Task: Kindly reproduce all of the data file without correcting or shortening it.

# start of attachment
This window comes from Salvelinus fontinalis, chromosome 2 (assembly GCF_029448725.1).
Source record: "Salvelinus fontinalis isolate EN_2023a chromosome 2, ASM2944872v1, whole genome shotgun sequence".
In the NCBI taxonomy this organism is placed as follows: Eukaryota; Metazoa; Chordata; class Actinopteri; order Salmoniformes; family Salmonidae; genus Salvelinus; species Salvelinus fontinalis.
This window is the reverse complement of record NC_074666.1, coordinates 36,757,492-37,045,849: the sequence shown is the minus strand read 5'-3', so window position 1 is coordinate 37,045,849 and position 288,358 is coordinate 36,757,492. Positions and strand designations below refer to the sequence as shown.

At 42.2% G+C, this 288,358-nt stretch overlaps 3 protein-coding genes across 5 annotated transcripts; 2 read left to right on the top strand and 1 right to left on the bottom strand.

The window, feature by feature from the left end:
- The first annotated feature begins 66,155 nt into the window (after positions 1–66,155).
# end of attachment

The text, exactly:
This window comes from Salvelinus fontinalis, chromosome 2 (assembly GCF_029448725.1).
Source record: "Salvelinus fontinalis isolate EN_2023a chromosome 2, ASM2944872v1, whole genome shotgun sequence".
In the NCBI taxonomy this organism is placed as follows: Eukaryota; Metazoa; Chordata; class Actinopteri; order Salmoniformes; family Salmonidae; genus Salvelinus; species Salvelinus fontinalis.
This window is the reverse complement of record NC_074666.1, coordinates 36,757,492-37,045,849: the sequence shown is the minus strand read 5'-3', so window position 1 is coordinate 37,045,849 and position 288,358 is coordinate 36,757,492. Positions and strand designations below refer to the sequence as shown.

At 42.2% G+C, this 288,358-nt stretch overlaps 3 protein-coding genes across 5 annotated transcripts; 2 read left to right on the top strand and 1 right to left on the bottom strand.

The window, feature by feature from the left end:
- The first annotated feature begins 66,155 nt into the window (after positions 1–66,155).